Editorial by Greensboro News-Record, July 14, 2015.
The voting rights trial that opened in federal court in Winston-Salem Monday is getting a wide audience but may not measure up to its big claims.
“This is our Selma,” North Carolina NAACP President William Barber III said about the issues at stake. But this isn’t about black people systematically being denied the right to vote as in 1965 Alabama. Instead, the question is whether Republican legislators and Gov. Pat McCrory placed discriminatory restrictions on voting in a 2013 law that purported to “restore confidence” in the election process.
The authors of the legislation said they wanted to prevent voter fraud, although they didn’t provide evidence of a significant problem. The provisions they enacted — requiring a state-issued photo ID, shortening early voting and eliminating same-day registration, preregistration for 16- and 17-year-olds, out-of-precinct voting and straight-ticket voting — could be viewed as efforts to discourage voting in ways that would disproportionately affect minority or Democratic-leaning voters.
Republicans scoff at such assertions. But who would deny that the political party in power uses gerrymandering to produce huge partisan advantages? So why is it hard to believe it would use other election laws to give itself an edge?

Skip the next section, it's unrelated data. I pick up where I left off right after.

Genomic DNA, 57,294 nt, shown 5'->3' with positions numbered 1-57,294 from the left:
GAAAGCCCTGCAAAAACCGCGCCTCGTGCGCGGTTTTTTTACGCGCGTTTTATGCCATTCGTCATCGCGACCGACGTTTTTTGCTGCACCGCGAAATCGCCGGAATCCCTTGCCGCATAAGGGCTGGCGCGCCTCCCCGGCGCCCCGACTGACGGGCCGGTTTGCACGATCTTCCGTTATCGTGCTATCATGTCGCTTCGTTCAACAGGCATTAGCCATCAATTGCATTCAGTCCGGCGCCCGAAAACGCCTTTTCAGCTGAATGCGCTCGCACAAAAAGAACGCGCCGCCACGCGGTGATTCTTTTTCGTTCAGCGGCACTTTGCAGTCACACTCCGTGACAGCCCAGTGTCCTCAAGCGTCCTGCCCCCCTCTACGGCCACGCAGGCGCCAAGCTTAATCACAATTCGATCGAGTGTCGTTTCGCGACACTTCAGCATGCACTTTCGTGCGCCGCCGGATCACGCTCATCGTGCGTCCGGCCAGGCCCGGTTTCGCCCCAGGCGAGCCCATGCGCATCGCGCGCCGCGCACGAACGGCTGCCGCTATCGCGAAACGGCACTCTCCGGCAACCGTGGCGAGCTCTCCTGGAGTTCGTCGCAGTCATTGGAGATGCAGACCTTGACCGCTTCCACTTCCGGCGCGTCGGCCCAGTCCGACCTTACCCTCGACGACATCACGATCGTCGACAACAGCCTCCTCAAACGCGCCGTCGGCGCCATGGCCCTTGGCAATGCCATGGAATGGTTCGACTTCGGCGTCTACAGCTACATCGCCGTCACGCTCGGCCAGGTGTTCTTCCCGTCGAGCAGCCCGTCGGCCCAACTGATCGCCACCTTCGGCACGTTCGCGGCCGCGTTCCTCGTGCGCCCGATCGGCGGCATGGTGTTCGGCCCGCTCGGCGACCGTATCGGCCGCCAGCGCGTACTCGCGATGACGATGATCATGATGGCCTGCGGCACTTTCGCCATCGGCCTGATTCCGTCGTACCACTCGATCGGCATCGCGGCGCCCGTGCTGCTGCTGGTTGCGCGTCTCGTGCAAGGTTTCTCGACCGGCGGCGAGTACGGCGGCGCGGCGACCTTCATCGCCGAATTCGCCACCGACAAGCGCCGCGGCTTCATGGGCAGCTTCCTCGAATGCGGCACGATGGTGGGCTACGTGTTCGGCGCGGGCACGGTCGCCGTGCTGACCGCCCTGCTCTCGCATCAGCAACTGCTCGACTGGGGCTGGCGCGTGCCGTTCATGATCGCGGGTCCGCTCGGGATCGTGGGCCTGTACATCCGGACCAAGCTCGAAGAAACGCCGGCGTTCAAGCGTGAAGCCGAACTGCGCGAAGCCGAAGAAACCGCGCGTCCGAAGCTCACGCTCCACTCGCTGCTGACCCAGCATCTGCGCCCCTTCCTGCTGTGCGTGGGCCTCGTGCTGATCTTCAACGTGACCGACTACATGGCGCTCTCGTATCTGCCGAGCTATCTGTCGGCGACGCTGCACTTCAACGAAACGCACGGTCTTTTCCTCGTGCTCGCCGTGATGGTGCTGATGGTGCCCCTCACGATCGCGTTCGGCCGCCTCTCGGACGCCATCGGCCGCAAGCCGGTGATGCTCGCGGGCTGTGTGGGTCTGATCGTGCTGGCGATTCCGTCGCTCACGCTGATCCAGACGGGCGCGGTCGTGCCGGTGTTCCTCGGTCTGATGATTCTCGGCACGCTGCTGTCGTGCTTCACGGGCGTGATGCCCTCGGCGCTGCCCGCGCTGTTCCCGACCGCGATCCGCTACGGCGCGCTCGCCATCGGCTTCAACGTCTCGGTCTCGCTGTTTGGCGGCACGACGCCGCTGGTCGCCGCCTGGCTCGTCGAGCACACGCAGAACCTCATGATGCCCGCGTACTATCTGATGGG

In North Carolina, Democrats made it easier to register and vote by enacting the same provisions that Republicans, after McCrory took office in 2013, stripped away. Democrats saw it as advantageous to encourage more voting by minorities and young people. Republicans saw a disadvantage in that. Both parties acted from partisan motives; the difference is that Democrats acted in favor of easier voting.
The question is whether Republicans violated the law. In court, their lawyers argue that some states don’t allow in-person early voting, so how can it be illegal for North Carolina to reduce the number of early voting days from 17 to 10? Where does the Voting Rights Act say a state must give 16- and 17-year-olds a chance to preregister? Or allow same-day registration?
The most onerous component of the 2013 law, which drew the most opposition, was the photo ID requirement. That’s not part of the trial now, since the legislature substantially eased that requirement earlier this summer. The plaintiffs’ arguments suddenly lost some of their power, thanks to the legislature’s timely retreat.
The case is still attracting national attention, largely because voting restrictions have been part of a national Republican strategy. The ultimate decision here could affect other states. There’s enough at stake for North Carolina’s Republican U.S. senators, Richard Burr and Thom Tillis, to have voted against the confirmation of Greensboro native Loretta Lynch as attorney general because she refused to renounce the Justice Department’s opposition to the North Carolina law.
It may not be a “voter suppression” measure, as critics allege. It is a voter discouragement law, not intended to prevent fraud but to make it a little less convenient for qualified North Carolina residents to register and vote. If legislators’ motives could be put on trial, the law would be overturned. The legal questions may be tougher to judge.